Augmented and virtual reality have become common tools in higher education, offering educators ways to expand the walls of their classrooms.
An EDUCAUSE report from earlier this year found that students with access to emerging technology flourish on campus, inviting administrators to invest in tools like AR and VR.
From trips to the surface of the moon to a safe environment for experimenting with dangerous chemicals, AR and VR offer a number of educational possibilities. Experts believe the true potential of these emerging technologies is just beginning to reveal itself.
Some colleges are already exploring VR’s potential, investing in new research and degree programs to delve into the virtual world and allocating resources to allow students to be innovators in the virtual space.
Mixed Reality Access Opens New Doors for Research
Institutions that are bringing “mixed reality” (or XR) experiences to campus — combining AR, VR and 3D printing — are witnessing breakthroughs that translate from the virtual world to the real one.
The test track, called MCity, uses AR tools to project traffic simulations to test the car’s interaction with other elements found on the road, such as pedestrians, stop lights or other cars.
By using AR, students and researchers can speed up the evaluation process for the driverless cars by a factor 1,000 to 100,000 — at well under the cost it would take to run live tests, according to an MCity whitepaper.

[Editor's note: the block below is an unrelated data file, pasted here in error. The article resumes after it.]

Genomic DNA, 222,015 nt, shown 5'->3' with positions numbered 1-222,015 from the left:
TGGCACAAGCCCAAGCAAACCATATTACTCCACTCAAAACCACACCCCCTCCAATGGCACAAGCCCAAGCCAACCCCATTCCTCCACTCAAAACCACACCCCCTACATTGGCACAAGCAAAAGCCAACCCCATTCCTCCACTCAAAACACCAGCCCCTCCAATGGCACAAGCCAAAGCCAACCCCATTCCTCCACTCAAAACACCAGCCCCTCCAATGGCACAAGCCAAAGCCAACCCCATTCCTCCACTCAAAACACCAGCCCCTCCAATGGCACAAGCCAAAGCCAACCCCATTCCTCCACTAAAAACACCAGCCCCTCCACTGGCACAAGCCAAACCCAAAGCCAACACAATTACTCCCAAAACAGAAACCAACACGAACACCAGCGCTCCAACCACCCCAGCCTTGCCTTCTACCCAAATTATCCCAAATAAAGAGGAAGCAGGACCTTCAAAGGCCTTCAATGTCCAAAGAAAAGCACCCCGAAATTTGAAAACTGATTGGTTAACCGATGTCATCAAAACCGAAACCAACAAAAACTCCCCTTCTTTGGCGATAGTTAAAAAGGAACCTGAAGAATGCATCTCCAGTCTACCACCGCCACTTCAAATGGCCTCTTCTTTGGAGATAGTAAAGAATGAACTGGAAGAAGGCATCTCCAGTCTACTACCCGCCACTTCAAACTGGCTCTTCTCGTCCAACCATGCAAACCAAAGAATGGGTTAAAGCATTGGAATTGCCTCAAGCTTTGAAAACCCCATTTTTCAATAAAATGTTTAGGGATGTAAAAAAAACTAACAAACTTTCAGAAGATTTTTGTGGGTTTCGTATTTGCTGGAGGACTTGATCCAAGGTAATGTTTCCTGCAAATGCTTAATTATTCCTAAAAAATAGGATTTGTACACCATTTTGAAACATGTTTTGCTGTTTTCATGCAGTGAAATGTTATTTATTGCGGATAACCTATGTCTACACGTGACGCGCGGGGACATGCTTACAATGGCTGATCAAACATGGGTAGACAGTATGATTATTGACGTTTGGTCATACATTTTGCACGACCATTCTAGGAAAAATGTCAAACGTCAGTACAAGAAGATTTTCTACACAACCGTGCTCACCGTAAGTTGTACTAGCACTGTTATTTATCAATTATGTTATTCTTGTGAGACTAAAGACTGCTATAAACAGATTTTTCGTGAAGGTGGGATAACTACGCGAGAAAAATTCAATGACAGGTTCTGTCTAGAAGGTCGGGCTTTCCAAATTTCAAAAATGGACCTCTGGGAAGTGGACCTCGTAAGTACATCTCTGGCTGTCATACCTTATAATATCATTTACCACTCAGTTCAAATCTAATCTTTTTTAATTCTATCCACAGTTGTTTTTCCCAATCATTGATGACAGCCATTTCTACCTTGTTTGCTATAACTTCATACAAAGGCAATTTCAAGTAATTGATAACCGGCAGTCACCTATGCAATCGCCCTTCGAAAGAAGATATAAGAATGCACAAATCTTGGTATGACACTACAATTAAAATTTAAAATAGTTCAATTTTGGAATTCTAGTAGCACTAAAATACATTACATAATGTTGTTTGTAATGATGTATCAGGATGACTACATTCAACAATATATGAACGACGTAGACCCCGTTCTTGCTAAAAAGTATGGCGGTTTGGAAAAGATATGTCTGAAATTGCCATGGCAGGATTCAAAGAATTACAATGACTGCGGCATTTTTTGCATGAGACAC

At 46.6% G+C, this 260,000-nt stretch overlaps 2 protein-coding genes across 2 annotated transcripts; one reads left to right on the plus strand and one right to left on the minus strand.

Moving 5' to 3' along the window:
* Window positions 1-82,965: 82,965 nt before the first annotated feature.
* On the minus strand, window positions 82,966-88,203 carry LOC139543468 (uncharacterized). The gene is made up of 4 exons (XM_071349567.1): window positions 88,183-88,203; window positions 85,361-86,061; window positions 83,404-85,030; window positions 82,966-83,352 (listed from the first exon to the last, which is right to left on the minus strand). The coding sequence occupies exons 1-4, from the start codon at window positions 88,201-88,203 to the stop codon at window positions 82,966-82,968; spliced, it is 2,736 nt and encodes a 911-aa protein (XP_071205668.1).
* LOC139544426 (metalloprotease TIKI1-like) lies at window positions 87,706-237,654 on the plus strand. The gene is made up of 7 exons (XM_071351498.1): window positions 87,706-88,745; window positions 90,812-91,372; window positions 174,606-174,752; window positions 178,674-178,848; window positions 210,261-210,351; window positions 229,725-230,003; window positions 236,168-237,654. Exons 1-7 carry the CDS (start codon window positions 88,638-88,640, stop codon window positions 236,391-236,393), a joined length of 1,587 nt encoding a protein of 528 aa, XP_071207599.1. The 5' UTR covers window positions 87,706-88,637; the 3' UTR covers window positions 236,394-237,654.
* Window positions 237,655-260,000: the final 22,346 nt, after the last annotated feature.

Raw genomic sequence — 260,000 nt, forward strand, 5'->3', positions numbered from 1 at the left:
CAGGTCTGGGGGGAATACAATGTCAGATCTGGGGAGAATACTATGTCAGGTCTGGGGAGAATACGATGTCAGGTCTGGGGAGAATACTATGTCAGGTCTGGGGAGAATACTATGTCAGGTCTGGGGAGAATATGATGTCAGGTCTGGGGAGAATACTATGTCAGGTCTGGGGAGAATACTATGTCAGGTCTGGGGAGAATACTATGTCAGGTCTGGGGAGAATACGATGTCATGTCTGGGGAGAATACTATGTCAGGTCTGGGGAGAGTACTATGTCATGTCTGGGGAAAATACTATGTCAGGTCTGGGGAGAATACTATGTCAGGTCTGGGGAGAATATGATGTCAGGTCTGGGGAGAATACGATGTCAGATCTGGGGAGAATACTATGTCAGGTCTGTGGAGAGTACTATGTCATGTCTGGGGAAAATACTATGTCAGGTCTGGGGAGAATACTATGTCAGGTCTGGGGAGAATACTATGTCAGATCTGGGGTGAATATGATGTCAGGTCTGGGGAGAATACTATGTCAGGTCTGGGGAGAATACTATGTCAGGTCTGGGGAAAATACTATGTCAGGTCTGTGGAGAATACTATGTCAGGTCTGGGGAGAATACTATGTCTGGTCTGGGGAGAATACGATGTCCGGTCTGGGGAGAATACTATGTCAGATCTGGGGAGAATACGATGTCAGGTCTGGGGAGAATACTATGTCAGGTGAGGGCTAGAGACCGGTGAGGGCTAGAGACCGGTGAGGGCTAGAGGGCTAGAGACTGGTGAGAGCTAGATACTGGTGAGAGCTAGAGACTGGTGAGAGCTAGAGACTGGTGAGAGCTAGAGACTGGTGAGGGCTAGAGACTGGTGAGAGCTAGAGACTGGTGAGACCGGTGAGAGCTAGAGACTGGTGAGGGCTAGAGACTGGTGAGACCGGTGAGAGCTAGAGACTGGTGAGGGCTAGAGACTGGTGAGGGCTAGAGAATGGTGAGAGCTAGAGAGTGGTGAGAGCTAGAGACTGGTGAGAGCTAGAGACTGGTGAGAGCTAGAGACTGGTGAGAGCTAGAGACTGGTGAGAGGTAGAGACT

“Since virtual vehicles are used, instead of real vehicles, we can simulate risky situations without the real safety risk, we do not need to waste fuel and we can run continuously,” Huei Peng, director of MCity, told The Michigan Daily. “So it is safer, cheaper and faster compared with using real test vehicles.”
Students Use Virtual Reality to Improve STEM Research
In addition to creating a safer environment for experimentation, XR tools also provide students insight into dimensions that would otherwise be impossible to explore without incredibly expensive equipment and extensive training.
Steven McCloskey, a graduate of the University of California, San Diego’s first class of nanoengineers, has created an application that uses Oculus Rift headsets to view, manipulate and experiment with molecules.
The program, called Nanome, has incredible implications for both research on campus and drug development, allowing the user to experiment virtually without wasting time or resources.
“Solving protein structures is hard,” writes McCloskey. “A single misplaced residue can generate a massive misunderstanding and waste drug development efforts. A single mutation can cause diseases like sickle cell anemia.”
Meanwhile, at the University of Tampa, another student has developed a way to use VR to improve physical therapy by gamifying exercises in a virtual world. The university’s athletics department has already expressed interest in the technology, called Verapy, which combines hardware like HTC Vive or Samsung Odyssey to help student athletes get back on their feet.
“We empower patients to adhere to the therapy that their athletic trainer or their therapist has planned for them,” says Verapy’s creator, Jonathan Truong, a 2018 University of Tampa graduate. “We take mundane exercises, let’s say a flexion and extension exercise of moving the wrist up and down — instead of doing that, you can play a game while doing it.”